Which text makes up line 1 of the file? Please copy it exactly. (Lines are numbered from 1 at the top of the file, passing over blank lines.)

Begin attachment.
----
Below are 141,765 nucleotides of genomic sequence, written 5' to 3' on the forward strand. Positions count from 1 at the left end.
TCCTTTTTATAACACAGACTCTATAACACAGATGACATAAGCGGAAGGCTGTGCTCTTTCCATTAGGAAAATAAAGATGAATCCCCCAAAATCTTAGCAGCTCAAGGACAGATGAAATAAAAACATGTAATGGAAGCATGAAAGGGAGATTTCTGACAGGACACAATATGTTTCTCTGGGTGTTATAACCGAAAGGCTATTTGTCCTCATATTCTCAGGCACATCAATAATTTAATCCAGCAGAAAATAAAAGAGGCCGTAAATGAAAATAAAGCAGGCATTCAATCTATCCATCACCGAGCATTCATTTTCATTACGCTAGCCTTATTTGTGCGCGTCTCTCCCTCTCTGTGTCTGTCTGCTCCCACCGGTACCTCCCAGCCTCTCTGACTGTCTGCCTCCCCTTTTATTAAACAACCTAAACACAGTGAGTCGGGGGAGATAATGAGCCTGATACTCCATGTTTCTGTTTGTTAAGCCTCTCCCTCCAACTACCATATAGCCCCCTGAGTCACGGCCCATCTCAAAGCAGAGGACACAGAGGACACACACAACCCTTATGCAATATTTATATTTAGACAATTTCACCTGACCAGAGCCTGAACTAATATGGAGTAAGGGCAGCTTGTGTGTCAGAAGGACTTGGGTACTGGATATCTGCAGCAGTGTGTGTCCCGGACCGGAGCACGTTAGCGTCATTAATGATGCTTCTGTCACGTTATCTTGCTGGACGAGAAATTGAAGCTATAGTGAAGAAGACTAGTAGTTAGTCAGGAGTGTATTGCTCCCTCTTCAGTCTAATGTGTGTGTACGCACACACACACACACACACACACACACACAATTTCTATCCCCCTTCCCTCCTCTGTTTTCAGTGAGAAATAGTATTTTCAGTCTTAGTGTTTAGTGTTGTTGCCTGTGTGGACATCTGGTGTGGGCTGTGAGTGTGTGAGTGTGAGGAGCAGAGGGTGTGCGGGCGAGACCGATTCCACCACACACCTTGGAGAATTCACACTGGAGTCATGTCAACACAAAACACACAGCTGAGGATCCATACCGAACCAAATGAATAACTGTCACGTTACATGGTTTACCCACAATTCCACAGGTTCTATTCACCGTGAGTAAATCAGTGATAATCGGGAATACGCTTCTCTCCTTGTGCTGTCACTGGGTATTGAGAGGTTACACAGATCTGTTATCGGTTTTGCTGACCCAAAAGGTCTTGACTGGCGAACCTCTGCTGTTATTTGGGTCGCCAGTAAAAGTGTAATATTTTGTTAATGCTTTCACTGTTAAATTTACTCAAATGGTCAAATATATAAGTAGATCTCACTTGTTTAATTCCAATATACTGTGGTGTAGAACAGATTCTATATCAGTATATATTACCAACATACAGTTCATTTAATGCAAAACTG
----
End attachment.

Below are 141,765 nucleotides of genomic sequence, written 5' to 3' on the forward strand. Positions count from 1 at the left end.